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Metrolina REIA | INVESTORS’ CORNER: Guide to buying wholesale property
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INVESTORS’ CORNER: Guide to buying wholesale property

buying wholesale property

INVESTORS’ CORNER: Guide to buying wholesale property

Wholesaling is a great way to enter the world of real estate investing because you don’t need much capital to begin with. Real estate offers incredible wealth-building opportunities, but for many, it is difficult to get started in because of the huge capital investment required.

On the other hand, wholesaling changes the game and provides investors at the beginner level with an opportunity to learn more about real estate investing. Since it involves purchasing a property or acquiring it under a contract and then selling that property or reassigning the contract to another investor, you have to be careful while doing so. Here’s a guide on how to proceed with wholesale property.

Search for Properties below market value. The number one step in wholesaling property is to look for property that is in the need of repair. It should be less expensive enough so that the end buyer or investor makes a profit, so you must leave enough meat on the bone for the person you are going to assign it to. Remember that as wholesaler, you will be assigning the contract or selling the property to another investor who will either rent it or fix it up. Hence, you must be able to negotiate a reduced price to wholesale.

Find Properties that are Off-Market. There are homeowners who want to sell, but they haven’t listed their property for sale; that might be due to many reasons. The homeowner might not be physically present or they may be too busy. The seller may be an out of town homeowner and unable to handle necessary repairs and deal with tenants.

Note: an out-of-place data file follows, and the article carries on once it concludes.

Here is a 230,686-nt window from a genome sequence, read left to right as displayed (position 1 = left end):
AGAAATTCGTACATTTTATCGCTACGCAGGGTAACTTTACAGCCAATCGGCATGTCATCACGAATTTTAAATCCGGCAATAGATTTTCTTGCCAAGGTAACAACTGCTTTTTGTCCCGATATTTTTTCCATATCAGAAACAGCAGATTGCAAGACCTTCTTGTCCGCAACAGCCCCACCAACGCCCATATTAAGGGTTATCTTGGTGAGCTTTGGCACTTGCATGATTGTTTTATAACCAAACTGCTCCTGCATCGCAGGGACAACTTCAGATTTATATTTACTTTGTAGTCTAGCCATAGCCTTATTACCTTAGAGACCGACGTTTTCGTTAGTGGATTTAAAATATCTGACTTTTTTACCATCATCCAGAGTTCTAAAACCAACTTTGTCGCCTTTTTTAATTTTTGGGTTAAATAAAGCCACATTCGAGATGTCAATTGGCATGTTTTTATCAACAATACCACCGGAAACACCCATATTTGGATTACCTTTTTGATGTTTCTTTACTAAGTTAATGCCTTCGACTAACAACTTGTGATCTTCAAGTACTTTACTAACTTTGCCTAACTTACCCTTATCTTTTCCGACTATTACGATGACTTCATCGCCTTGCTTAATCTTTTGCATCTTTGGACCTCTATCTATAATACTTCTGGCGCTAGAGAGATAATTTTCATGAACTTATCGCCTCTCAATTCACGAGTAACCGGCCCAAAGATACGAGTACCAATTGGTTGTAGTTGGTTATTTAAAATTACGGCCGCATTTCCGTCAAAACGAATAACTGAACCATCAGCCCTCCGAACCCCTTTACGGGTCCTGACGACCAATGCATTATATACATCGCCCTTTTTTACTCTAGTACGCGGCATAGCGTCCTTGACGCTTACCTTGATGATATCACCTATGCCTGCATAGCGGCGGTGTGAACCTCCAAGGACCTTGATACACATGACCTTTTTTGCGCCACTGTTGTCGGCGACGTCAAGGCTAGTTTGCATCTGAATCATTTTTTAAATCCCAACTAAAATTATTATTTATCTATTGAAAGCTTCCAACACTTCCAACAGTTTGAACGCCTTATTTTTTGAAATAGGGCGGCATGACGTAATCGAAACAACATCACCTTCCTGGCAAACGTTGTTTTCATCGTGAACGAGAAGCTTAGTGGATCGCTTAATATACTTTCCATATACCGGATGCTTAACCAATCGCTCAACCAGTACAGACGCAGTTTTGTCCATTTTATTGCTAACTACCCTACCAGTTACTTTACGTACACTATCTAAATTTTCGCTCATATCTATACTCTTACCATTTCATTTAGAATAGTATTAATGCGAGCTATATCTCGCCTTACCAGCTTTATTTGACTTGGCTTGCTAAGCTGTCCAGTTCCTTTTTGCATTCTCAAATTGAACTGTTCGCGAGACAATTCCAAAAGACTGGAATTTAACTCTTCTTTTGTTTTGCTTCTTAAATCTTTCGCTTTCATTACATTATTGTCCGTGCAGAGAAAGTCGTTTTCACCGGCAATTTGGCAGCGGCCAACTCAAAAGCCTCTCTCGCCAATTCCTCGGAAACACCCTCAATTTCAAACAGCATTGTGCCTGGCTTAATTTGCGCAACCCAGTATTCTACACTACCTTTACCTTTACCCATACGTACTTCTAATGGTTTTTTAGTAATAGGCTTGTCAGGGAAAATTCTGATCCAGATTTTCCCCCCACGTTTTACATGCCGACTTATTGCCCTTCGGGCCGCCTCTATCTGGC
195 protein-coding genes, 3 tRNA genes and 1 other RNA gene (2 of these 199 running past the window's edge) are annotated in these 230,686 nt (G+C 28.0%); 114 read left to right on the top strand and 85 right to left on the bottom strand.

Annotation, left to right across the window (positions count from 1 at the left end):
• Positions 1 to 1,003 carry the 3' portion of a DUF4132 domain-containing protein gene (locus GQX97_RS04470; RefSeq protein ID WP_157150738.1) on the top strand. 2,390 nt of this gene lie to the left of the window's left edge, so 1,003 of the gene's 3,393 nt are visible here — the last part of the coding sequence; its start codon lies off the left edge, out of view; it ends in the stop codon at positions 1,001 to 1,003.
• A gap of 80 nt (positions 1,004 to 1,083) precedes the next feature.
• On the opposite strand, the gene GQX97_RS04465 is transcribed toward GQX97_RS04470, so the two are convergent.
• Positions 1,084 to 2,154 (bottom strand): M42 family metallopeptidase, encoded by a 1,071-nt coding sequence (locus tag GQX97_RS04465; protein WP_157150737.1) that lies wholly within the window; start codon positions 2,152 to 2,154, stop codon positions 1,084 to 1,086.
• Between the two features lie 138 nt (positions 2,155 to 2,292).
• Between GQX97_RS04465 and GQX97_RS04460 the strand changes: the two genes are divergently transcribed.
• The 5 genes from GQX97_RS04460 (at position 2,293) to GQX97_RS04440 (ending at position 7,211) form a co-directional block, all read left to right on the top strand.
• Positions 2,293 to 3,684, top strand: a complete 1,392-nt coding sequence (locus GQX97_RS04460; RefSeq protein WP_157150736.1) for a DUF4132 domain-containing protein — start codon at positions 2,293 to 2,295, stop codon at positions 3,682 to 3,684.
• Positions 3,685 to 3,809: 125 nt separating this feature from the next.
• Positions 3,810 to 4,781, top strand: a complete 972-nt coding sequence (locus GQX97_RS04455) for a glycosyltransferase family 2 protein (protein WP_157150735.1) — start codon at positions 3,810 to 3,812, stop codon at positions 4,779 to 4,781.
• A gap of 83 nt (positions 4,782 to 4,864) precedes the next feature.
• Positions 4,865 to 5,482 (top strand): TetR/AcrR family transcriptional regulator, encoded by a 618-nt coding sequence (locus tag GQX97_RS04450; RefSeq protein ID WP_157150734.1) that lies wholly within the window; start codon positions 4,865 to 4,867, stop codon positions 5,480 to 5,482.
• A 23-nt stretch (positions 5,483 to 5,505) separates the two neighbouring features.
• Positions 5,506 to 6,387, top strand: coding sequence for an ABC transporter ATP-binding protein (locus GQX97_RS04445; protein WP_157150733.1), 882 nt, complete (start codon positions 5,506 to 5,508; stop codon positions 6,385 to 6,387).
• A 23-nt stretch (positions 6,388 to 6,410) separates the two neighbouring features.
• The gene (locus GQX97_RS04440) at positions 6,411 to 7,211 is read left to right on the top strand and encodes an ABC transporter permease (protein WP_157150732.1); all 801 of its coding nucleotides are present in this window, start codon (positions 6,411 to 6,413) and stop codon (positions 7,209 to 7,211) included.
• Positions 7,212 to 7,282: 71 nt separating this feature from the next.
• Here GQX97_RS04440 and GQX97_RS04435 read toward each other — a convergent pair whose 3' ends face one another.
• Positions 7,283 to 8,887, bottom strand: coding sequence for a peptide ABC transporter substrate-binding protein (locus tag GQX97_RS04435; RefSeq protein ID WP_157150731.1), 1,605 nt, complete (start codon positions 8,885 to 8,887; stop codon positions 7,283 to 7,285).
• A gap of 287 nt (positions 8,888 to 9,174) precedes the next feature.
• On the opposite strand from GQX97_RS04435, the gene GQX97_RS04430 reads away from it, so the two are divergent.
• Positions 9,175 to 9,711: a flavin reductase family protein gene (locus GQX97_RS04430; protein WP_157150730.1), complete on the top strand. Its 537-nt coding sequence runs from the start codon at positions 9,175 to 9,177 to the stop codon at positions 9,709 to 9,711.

Searching for an investor or buyer is challenge for most wholesale investors. You can start seeking buyers at REIA meetings, such as Metrolina Real Estate Investors Association (MetrolinaREIA.org), tax sales, auctions, and trustee sales. Advertising on Craigslist is also a good way to obtain reliable investors and buyers. MLS and public records can also be checked to determine who is purchasing property for cash. Another good idea is to contact other wholesalers who might be able to help you out in getting buyers.

Obtaining a contract is not easy because most real estate listings like MLS require pre-qualification letters or proof of funds. Therefore, it’s better to search for off-market properties and get a contract from there. The seller won’t need any letters or proof of funds. Once you have the contract, you can assign it to another investor or buyer for a fee.

John Wood is a member of Metrolina Real Estate Investors Association, which provides education, mentoring, and networking for real estate investing in the Charlotte region.  For more information, visit www.MetrolinaREIA.org.